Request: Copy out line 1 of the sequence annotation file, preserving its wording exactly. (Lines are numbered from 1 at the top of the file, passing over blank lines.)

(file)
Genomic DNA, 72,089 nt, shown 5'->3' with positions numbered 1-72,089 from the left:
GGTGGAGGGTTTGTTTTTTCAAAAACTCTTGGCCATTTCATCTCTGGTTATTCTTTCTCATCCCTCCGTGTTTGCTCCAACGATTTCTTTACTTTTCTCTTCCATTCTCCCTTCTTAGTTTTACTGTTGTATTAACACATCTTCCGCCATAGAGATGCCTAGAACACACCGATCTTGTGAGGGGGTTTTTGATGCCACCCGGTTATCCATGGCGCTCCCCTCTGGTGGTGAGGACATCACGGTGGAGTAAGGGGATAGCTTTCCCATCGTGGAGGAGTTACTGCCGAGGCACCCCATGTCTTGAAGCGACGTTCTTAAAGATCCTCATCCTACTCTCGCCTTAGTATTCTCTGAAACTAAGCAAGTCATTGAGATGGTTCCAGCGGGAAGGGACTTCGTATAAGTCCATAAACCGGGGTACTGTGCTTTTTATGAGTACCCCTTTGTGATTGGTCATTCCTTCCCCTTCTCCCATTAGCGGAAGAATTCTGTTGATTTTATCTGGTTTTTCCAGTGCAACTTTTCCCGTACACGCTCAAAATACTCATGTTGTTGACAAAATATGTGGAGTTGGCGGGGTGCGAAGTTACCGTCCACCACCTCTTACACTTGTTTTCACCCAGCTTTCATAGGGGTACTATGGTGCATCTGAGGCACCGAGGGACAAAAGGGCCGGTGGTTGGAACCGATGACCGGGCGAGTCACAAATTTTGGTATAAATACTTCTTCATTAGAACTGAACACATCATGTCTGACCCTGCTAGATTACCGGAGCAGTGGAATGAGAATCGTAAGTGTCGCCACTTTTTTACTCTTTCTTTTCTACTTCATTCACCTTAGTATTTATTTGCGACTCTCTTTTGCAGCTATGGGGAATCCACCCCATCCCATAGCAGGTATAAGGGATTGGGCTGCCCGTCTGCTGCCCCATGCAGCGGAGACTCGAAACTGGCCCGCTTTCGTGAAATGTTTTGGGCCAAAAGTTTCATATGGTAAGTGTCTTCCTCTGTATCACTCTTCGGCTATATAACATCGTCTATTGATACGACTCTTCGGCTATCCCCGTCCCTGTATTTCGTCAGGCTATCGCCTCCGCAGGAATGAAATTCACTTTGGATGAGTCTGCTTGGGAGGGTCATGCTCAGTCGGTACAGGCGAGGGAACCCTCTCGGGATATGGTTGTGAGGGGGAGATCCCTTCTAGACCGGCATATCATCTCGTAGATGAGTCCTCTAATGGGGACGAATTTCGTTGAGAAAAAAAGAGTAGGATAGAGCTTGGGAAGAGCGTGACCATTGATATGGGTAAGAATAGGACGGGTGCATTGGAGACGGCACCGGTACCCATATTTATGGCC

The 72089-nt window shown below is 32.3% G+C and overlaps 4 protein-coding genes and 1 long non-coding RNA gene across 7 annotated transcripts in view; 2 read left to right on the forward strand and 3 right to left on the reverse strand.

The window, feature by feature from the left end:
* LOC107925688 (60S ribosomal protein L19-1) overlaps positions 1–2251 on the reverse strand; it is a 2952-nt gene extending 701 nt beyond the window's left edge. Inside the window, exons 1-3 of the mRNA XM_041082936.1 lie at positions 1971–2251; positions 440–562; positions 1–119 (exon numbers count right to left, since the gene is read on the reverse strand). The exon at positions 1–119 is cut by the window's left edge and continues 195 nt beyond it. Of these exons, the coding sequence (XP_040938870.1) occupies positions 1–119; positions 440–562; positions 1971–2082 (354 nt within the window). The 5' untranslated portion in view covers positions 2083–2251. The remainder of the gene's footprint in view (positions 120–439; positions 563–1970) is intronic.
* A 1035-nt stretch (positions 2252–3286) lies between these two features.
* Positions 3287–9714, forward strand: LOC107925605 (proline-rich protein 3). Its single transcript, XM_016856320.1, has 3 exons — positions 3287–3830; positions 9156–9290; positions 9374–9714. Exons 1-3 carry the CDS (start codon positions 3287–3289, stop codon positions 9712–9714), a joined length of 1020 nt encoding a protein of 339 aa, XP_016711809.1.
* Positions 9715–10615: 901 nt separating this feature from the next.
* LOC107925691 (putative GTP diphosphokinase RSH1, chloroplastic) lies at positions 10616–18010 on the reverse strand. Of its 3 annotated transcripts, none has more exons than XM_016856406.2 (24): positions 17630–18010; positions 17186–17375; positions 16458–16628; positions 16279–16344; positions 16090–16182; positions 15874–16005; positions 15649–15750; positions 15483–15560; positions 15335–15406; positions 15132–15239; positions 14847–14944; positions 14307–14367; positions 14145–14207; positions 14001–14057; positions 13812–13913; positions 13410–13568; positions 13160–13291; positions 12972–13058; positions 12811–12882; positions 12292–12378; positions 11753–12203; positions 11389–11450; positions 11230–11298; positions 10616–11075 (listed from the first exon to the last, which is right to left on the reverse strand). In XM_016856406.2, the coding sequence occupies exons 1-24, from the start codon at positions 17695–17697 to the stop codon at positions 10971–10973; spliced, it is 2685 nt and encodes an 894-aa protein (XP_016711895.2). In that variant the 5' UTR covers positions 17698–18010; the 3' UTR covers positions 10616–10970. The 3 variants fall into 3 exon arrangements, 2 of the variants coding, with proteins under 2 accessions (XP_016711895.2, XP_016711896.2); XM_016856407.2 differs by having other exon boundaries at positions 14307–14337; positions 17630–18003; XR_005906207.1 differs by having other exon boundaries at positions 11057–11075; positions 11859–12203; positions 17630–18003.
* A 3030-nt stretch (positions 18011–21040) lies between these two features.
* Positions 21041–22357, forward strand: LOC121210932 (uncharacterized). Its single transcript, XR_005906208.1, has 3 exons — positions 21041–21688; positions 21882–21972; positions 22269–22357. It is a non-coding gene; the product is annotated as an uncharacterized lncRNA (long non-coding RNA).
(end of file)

Genomic DNA, 72,089 nt, shown 5'->3' with positions numbered 1-72,089 from the left: